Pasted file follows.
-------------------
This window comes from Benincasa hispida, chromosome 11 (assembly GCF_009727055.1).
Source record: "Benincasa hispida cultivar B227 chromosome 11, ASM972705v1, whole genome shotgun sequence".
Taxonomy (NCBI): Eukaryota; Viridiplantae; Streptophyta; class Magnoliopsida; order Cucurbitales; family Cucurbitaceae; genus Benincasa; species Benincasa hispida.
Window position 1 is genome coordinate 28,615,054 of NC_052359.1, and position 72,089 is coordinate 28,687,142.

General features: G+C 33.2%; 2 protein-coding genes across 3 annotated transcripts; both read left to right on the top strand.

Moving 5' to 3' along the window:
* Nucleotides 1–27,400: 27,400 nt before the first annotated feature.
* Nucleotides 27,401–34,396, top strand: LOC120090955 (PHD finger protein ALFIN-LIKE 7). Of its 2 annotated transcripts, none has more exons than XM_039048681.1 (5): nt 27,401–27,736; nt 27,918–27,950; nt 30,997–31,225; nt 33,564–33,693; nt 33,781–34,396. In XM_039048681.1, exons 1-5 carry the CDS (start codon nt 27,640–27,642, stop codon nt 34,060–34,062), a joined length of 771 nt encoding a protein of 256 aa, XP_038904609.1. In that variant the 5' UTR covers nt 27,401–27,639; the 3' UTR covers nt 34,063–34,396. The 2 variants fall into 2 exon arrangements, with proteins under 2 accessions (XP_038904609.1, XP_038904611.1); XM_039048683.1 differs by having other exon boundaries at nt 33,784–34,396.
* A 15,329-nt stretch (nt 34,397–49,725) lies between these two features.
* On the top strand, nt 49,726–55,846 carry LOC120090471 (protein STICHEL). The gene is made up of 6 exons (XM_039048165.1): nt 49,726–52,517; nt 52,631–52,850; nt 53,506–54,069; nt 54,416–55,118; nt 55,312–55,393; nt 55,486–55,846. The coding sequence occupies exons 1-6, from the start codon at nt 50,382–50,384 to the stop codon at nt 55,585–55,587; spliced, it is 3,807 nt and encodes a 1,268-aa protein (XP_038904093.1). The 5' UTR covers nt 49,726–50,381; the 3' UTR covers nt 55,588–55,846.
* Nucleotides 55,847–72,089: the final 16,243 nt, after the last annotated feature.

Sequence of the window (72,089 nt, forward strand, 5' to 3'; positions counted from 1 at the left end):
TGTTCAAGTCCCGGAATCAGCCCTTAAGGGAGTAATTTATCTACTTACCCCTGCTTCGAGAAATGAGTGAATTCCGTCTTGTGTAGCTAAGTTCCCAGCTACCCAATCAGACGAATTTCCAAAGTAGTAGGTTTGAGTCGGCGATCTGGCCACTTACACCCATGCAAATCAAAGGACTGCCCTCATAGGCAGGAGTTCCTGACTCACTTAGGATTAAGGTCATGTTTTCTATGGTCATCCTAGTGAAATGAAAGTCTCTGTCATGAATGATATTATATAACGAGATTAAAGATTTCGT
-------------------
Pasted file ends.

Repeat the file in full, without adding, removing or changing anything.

This window comes from Benincasa hispida, chromosome 11 (assembly GCF_009727055.1).
Source record: "Benincasa hispida cultivar B227 chromosome 11, ASM972705v1, whole genome shotgun sequence".
Taxonomy (NCBI): Eukaryota; Viridiplantae; Streptophyta; class Magnoliopsida; order Cucurbitales; family Cucurbitaceae; genus Benincasa; species Benincasa hispida.
Window position 1 is genome coordinate 28,615,054 of NC_052359.1, and position 72,089 is coordinate 28,687,142.

General features: G+C 33.2%; 2 protein-coding genes across 3 annotated transcripts; both read left to right on the top strand.

Moving 5' to 3' along the window:
* Nucleotides 1–27,400: 27,400 nt before the first annotated feature.
* Nucleotides 27,401–34,396, top strand: LOC120090955 (PHD finger protein ALFIN-LIKE 7). Of its 2 annotated transcripts, none has more exons than XM_039048681.1 (5): nt 27,401–27,736; nt 27,918–27,950; nt 30,997–31,225; nt 33,564–33,693; nt 33,781–34,396. In XM_039048681.1, exons 1-5 carry the CDS (start codon nt 27,640–27,642, stop codon nt 34,060–34,062), a joined length of 771 nt encoding a protein of 256 aa, XP_038904609.1. In that variant the 5' UTR covers nt 27,401–27,639; the 3' UTR covers nt 34,063–34,396. The 2 variants fall into 2 exon arrangements, with proteins under 2 accessions (XP_038904609.1, XP_038904611.1); XM_039048683.1 differs by having other exon boundaries at nt 33,784–34,396.
* A 15,329-nt stretch (nt 34,397–49,725) lies between these two features.
* On the top strand, nt 49,726–55,846 carry LOC120090471 (protein STICHEL). The gene is made up of 6 exons (XM_039048165.1): nt 49,726–52,517; nt 52,631–52,850; nt 53,506–54,069; nt 54,416–55,118; nt 55,312–55,393; nt 55,486–55,846. The coding sequence occupies exons 1-6, from the start codon at nt 50,382–50,384 to the stop codon at nt 55,585–55,587; spliced, it is 3,807 nt and encodes a 1,268-aa protein (XP_038904093.1). The 5' UTR covers nt 49,726–50,381; the 3' UTR covers nt 55,588–55,846.
* Nucleotides 55,847–72,089: the final 16,243 nt, after the last annotated feature.

Sequence of the window (72,089 nt, forward strand, 5' to 3'; positions counted from 1 at the left end):
TGTTCAAGTCCCGGAATCAGCCCTTAAGGGAGTAATTTATCTACTTACCCCTGCTTCGAGAAATGAGTGAATTCCGTCTTGTGTAGCTAAGTTCCCAGCTACCCAATCAGACGAATTTCCAAAGTAGTAGGTTTGAGTCGGCGATCTGGCCACTTACACCCATGCAAATCAAAGGACTGCCCTCATAGGCAGGAGTTCCTGACTCACTTAGGATTAAGGTCATGTTTTCTATGGTCATCCTAGTGAAATGAAAGTCTCTGTCATGAATGATATTATATAACGAGATTAAAGATTTCGT